Kid’s Review: A Dancer’s Dream

Kid’s Review: A Dancer’s Dream

About the Book and Author

This luxurious picture book tells the story behind the first performance of The Nutcracker ballet in St Petersburg when the part of Clara was danced by a girl called Stana. Based on Katherine Woodfine’s short story which first appeared in the Winter Magic anthology, A Dancer’s Dream is the perfect read for ballet fans of all ages and is a gift book for generations of readers to enjoy together.

Katherine Woodfine’s fine narrative which describes the backstage roles of the ballet masters, the young dancers and the composer Tchaikovsky is brought to life by award-winning illustrator Lizzy Stewart with full colour artwork all the way though the book and is published by Simon & Schuster.

You can hear the author talking about the making of A Dancer’s Dream on our Books For Your Library podcast.


A Dancers Dream front cover
Katherine Woodfine author portrait

Katherine Woodfine studied English Literature at Bristol University and the University of Manchester, and spent six years working for the reading charity BookTrust on projects such as the Children’s Laureate. Katherine is the author of the Sinclair Mysteries and Taylor & Rose Secret Agents series. She has been shortlisted for the Waterstones Children’s Book Prize and nominated for the Carnegie Medal. This is her debut picture book.

Lizzy Stewart has written and illustrated many books for children, including There’s a Tiger in the Garden, Juniper Jupiter and The Way to Treasure Island. She won the Waterstones Children’s Book Prize and the World Illustration Awards in 2017.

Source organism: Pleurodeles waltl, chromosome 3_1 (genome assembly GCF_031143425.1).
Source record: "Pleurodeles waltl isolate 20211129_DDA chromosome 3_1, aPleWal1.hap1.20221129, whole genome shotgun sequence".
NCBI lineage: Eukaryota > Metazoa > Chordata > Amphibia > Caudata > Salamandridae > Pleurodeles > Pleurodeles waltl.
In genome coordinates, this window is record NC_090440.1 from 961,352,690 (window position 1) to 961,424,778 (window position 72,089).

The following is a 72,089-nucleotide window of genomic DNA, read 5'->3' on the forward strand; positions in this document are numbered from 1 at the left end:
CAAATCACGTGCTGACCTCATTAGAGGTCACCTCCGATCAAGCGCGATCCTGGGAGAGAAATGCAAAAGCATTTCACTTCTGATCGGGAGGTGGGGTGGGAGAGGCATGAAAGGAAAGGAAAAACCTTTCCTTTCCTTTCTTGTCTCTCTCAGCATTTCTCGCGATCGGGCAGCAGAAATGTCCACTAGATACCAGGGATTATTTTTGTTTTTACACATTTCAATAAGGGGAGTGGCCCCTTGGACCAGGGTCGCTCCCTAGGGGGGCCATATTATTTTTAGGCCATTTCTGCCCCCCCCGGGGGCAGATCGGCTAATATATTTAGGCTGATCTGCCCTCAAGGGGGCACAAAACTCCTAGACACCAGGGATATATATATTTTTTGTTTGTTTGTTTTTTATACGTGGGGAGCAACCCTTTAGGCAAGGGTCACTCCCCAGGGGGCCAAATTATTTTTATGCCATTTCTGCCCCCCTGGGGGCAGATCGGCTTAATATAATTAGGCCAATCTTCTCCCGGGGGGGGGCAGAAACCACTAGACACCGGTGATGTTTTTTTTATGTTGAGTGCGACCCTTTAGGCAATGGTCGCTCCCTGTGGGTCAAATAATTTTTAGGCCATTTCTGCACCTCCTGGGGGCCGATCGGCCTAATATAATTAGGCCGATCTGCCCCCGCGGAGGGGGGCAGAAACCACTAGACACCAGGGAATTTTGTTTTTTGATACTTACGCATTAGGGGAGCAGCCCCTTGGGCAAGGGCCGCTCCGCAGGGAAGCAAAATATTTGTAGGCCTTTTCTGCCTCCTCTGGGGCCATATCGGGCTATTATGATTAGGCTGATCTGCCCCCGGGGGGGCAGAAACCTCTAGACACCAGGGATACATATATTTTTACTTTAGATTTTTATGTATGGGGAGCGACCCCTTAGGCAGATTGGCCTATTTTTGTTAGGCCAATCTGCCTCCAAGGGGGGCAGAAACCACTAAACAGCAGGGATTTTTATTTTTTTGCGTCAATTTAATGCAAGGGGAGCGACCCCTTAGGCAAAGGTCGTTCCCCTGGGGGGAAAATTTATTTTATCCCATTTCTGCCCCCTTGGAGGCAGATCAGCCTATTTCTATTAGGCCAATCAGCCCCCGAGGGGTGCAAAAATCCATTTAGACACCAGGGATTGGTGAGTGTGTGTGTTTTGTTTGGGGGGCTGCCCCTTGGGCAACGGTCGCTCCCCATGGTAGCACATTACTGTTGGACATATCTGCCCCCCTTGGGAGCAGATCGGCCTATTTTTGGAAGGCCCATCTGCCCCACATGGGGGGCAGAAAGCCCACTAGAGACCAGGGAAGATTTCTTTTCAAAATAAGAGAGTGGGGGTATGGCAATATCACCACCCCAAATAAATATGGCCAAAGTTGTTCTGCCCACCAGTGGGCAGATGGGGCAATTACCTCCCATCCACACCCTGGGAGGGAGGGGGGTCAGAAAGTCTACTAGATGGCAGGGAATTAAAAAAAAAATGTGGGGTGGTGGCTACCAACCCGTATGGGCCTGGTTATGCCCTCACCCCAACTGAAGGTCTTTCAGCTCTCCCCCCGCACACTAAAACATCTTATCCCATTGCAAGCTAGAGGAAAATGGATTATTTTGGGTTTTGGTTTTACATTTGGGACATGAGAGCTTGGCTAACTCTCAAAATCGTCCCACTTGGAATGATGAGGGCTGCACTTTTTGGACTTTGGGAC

Book Review

The book is full of courage and hope

A Dancer’s Dream is a story about a 12 year old girl, Stana, who trains at the Imperial Ballet School in St Petersburg, She auditions successfully for the role of her dreams, Clara, in The Nutcracker, a new ballet. Stana has to go on stage even though her little sister is very ill and she has fallen out with her best friend who would like to have been picked to dance the role of Clara.

What I love about this book is that Stana has to train really hard for the role of Clara and she uses her feelings about her sister who is ill in hospital to bring lots of emotion to her dancing. Stana thinks that if she is successful and dances perfectly it will help to make her sister get better. I really like her courage. I also like Mr Tchaikovsky, the piano player, who helps Stana by caring about her sister and making her feel as though she is dancing well.

Overall, I think this book is lovely to read and I enjoyed the descriptions of Stana’s dancing. The book is full of courage and hope even though the first performance of The Nutcracker was not a big success!

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If you would would like to buy a personalised copy of the book signed by Katherine Woodfine these are available from our podcast bookshop 

Order Here

Otherwise please support your high street by visiting your indie bookshop

Alternatively, we suggest that you visit your local library and request to borrow a copy from a friendly librarian, if you cannot find the book on its shelves.

Either way, we hope you enjoy being part of your unique community – happy reading everyone!

Reviewer Profile

Young Reviewer Alex
  • Name: Alex
  • Age: 11 years
  • Likes: dancing, skiing and hockey
  • Dislikes: spiders and tomatoes
  • Favourite Book: 13 Curses by Michelle Harrison
  • Favourite Film: Enola
  • Favourite Song: Giants by Dermot Kennedy